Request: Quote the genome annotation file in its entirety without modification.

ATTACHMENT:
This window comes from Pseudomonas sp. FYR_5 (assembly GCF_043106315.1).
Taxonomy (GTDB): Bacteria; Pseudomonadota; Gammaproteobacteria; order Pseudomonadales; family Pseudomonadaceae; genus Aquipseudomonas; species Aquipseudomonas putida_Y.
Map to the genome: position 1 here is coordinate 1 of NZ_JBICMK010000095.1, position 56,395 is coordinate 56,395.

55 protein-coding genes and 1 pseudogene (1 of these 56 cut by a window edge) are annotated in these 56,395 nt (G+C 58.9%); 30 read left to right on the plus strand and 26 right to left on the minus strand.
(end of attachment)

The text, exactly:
This window comes from Pseudomonas sp. FYR_5 (assembly GCF_043106315.1).
Taxonomy (GTDB): Bacteria; Pseudomonadota; Gammaproteobacteria; order Pseudomonadales; family Pseudomonadaceae; genus Aquipseudomonas; species Aquipseudomonas putida_Y.
Map to the genome: position 1 here is coordinate 1 of NZ_JBICMK010000095.1, position 56,395 is coordinate 56,395.

55 protein-coding genes and 1 pseudogene (1 of these 56 cut by a window edge) are annotated in these 56,395 nt (G+C 58.9%); 30 read left to right on the plus strand and 26 right to left on the minus strand.